Call made for increased production of timber

SCOTLAND is well-placed to increase its production of timber – according to the public sector organisation tasked with managing forests in the country.

In a media release issued on behalf of Forestry and Land Scotland (FLS), it is noted how the UK is reckoned to be just 33 per cent self-sufficient in timber and how, over the last 100 years, forest and woodland cover in Scotland has increased from around five per cent to 18.5 per cent – higher than the rest of the UK but below the European Union average of 38 per cent.

The release adds that, while the UK is considered to be largely self-sufficient in timber used for fencing, “there is significant, unmet domestic demand for more structural timber and also pallet wood”.

Says the Scottish Government’s ‘Forestry Strategy 2019-2029’ (here): “Scotland’s forest and woodland area now covers more than 1.4 million hectares (ha), one third of which is owned by Scottish Ministers, on behalf of the nation, as part of the National Forest Estate. Over 975 000 ha is privately or community-owned.”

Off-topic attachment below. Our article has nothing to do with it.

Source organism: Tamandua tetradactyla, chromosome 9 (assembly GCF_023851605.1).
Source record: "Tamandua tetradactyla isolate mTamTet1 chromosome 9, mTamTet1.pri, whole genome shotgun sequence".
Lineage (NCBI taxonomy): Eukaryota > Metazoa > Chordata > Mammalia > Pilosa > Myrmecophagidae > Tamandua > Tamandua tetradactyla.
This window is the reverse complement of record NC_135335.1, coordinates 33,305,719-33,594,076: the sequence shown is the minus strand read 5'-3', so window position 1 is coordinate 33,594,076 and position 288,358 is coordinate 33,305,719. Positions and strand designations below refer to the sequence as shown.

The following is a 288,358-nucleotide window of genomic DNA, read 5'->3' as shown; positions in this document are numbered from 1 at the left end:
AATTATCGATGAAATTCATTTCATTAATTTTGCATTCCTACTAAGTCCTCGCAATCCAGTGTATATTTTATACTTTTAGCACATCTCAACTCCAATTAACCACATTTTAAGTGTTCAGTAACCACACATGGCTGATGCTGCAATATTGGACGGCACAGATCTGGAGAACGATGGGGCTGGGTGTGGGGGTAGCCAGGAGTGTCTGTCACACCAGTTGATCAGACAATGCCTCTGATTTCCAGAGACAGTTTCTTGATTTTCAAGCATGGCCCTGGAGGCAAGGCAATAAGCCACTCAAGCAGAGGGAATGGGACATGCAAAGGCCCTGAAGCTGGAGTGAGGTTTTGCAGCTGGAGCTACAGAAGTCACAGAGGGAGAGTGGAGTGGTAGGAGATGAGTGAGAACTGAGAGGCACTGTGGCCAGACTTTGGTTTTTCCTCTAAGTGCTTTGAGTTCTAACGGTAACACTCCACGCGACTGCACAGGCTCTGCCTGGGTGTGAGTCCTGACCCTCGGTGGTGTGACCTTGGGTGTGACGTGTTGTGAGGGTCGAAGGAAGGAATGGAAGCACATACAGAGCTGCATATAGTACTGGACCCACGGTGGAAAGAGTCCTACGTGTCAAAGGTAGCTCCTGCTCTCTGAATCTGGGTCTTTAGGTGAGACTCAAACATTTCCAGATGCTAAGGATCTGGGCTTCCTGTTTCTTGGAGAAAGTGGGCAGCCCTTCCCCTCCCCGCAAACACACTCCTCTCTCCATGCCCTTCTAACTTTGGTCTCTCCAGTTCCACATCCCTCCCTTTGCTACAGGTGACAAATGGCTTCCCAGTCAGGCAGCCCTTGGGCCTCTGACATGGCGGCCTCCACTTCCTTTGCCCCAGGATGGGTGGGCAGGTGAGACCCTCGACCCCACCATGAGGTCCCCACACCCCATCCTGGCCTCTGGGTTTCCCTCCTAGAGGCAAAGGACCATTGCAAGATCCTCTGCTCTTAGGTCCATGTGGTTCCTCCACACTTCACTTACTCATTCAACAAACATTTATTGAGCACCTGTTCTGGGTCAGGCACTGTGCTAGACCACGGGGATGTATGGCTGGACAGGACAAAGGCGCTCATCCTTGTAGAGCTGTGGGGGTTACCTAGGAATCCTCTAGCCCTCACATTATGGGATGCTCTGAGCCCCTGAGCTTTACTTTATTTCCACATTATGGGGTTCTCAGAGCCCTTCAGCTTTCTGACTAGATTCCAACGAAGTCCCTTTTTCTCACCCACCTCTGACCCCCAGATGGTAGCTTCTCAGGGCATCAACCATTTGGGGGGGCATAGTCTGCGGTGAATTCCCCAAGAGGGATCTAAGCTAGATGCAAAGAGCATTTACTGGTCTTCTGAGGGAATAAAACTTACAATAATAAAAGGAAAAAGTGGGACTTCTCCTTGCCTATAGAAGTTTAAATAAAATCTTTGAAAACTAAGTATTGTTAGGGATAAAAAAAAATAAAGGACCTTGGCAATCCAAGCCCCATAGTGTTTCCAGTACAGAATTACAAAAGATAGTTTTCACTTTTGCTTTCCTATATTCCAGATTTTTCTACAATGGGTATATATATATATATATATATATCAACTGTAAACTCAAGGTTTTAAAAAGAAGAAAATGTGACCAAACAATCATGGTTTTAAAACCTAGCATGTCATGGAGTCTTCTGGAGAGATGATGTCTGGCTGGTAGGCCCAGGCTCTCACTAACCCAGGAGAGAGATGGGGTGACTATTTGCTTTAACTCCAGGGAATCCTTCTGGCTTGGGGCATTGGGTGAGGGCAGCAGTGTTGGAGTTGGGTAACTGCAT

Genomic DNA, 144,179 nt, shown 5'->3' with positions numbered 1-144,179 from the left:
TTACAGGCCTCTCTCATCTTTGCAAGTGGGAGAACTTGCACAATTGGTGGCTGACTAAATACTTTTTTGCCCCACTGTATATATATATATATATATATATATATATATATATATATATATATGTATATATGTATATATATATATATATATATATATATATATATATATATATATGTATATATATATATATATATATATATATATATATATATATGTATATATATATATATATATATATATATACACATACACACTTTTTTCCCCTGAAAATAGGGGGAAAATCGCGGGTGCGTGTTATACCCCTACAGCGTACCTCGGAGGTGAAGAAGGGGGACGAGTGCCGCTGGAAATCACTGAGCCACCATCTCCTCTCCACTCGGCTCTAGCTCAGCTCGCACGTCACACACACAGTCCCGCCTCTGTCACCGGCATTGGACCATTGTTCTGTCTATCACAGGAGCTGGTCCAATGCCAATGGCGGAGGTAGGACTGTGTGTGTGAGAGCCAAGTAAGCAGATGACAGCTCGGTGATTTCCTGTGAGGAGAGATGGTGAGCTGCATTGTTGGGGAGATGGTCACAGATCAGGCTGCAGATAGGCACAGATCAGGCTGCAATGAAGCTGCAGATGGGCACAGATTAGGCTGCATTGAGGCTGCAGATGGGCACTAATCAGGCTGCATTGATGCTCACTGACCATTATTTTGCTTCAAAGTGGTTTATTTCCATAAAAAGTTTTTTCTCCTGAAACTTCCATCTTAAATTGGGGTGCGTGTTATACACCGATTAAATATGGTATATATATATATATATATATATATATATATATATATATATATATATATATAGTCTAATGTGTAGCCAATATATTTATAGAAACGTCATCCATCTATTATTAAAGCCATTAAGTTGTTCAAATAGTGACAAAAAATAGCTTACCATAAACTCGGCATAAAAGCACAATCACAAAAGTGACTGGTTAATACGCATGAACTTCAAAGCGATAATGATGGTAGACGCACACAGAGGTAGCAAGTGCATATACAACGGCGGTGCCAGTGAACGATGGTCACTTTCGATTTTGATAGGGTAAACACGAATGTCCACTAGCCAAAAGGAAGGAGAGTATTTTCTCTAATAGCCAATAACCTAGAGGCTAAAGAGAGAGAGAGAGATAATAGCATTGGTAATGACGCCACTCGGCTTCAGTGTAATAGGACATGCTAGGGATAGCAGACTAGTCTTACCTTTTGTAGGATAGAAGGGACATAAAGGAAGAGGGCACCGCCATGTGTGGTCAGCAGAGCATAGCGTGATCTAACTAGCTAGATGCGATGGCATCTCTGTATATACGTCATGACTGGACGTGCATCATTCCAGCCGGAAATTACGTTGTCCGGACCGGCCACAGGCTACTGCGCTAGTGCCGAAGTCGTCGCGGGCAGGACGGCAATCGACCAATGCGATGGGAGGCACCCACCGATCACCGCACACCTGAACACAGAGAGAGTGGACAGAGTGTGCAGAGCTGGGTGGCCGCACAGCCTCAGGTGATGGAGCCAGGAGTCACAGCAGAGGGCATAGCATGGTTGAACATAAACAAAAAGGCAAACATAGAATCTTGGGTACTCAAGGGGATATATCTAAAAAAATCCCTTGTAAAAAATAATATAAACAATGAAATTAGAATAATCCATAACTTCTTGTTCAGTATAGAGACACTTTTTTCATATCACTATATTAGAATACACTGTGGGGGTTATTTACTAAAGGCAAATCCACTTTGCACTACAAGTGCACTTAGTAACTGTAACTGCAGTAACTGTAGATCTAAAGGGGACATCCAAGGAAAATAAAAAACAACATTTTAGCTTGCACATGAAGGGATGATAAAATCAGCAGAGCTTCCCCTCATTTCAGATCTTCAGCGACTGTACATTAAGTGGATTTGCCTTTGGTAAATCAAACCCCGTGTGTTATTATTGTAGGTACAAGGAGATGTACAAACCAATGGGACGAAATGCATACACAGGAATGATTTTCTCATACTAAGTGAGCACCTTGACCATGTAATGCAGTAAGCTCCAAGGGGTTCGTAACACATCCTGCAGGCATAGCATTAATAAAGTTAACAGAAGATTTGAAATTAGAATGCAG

This year, FLS is planting 25 million trees. Over the last five years, Forestry & Land Scotland has planted approximately 3,282 ha of new forest; average per year 656 ha. The approximate split is 70 per cent broadleaf, 30 per cent conifer.

The release quotes Mick Bottomley, head of marketing and sales at FLS, as saying: “Transport and energy costs will increase; emerging economies around the world will demand more timber and timber-producing countries may be required to use more of their own timber at home as they seek to meet stricter climate protocols and net-zero targets.

“Sweden is recording the lowest stock levels in 20 years and this trend is likely to be further exacerbated as current issues like wildfires, tree diseases and pests, exert additional worldwide pressures on the supply of timber.

“The UK can attempt to compete for diminishing supplies on the world market against growing economies such as China and India or do something to mitigate its exposure to these forces, by planting more commercial forestry now so that we are more self-sufficient in the future.”

Picture credit: Forestry and Land Scotland